Independent Analysis Confirms That Hydraulic Fracturing Caused Drinking Water Contamination In Wyoming

by Jessica Goad

A recent study from the Environmental Protection Agency showing that chemicals from hydraulic fracturing had contaminated groundwater has just been validated by an independent hydrology expert.

The impact of natural gas drilling — particularly hydraulic fracturing, or “fracking” — on drinking water and groundwater has been heavily debated. It has also been one of the most serious PR issues for the oil and gas industry.

In December 2011, the Environmental Protection Agency found official evidence that poisonous chemicals from fracking had contaminated water near drill rigs in Pavillion, Wyoming. That study has now been backed up by an independent expert. In a report released today, commissioned by several environmental groups, Dr. Tom Myers writes that:

After consideration of the evidence presented in the EPA report and in URS (2009 and 2010), it is clear that hydraulic fracturing (fracking [Kramer 2011]) has caused pollution of the Wind River formation and aquiferThe EPA’s conclusion is sound.

Myers then details the Pavillion area’s unique geology and water pathways, as well as the shoddy construction of the wells that likely contributed to water contamination.  He also outlines a number of ways that EPA can improve on its analysis and continue to collect critical data.

When EPA released the draft findings last December, the natural gas industry and its elected allies were quick to pounce and attacked it as “scientifically questionable,” “reckless,” and lacking  “a definitive conclusion.”

Importantly, Myers notes in his report that:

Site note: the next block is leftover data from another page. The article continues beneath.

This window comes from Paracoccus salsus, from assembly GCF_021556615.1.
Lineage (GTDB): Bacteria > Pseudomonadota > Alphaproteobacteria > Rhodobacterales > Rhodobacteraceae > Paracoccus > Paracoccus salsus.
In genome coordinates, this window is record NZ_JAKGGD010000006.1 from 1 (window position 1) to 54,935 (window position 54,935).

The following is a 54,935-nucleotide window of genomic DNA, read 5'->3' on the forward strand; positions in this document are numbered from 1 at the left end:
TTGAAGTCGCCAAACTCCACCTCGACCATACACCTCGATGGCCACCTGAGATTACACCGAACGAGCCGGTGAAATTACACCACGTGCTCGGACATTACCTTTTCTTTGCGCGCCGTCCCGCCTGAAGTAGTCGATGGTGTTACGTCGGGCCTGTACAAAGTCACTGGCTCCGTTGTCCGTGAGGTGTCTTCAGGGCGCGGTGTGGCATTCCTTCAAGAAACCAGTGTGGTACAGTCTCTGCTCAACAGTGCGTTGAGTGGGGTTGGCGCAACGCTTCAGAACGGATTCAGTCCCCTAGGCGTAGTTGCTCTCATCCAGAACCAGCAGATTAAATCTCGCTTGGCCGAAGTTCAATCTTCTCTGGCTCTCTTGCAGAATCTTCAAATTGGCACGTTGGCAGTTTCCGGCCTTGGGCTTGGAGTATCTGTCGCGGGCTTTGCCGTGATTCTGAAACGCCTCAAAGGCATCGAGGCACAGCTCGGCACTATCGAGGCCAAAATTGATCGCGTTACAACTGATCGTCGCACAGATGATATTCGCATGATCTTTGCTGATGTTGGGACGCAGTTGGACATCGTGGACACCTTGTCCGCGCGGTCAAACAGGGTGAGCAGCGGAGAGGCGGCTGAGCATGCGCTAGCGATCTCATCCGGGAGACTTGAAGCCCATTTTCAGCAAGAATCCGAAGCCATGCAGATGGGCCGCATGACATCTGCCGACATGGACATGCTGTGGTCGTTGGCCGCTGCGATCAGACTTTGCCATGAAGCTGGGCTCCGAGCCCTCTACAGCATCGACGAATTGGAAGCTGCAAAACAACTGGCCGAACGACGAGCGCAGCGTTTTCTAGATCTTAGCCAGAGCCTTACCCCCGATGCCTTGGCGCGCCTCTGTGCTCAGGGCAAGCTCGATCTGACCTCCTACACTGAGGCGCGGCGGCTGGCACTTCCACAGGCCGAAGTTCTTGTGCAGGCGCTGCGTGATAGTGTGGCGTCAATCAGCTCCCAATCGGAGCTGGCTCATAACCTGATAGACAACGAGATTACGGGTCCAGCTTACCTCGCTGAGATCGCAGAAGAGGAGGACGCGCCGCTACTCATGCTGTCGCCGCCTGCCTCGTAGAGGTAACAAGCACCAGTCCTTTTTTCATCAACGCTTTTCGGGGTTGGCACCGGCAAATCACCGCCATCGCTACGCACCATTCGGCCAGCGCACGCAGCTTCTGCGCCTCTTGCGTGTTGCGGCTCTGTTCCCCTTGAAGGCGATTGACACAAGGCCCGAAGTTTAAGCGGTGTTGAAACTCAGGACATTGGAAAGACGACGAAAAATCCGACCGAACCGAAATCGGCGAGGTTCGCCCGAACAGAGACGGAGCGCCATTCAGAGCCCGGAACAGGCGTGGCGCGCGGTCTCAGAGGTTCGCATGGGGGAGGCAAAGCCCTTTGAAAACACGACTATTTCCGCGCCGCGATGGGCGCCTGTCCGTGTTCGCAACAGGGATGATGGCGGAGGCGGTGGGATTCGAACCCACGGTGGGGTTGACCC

The situation at Pavillion is not an analogue for other gas plays because the geology and regulatory framework may be different.

Nevertheless, it is a reminder for politicians like Oklahoma Senator James Inhofe who continue to claim that there has “never been one case — documented case — of groundwater contamination.”

However, the lack of public data makes it difficult to gather evidence of drinking water contamination.  As New York Times reporter Ian Urbina noted in an investigation last August, researchers often are:

…unable to investigate many suspected cases because their details were sealed from the public when energy companies settled lawsuits with landowners.

The oil and gas industry is exempt from portions of a number of environmental laws, including the Safe Drinking Water Act, the Clean Water Act, and the Clean Air Act.

Jessica Goad is Manager of Research and Outreach for the Center for American Progress Action Fund.

8 Responses to Independent Analysis Confirms That Hydraulic Fracturing Caused Drinking Water Contamination In Wyoming

  1. Mike Roddy says:

    Thanks for this. I guess the film from Gasland of tap water catching fire weren’t convincing enough.

    Besides existing contamination, nobody seems to be addressing this for the long term. If explosives and powerful chemicals are being injected deep underground, fissures may show up later, as weakened rock formations give way. We could be condemning massive water supplies for our descendants without even knowing about it. Or, as reflected in the various oil and gas exemptions from regulation, not wanting to know about it.

  2. John Tucker says: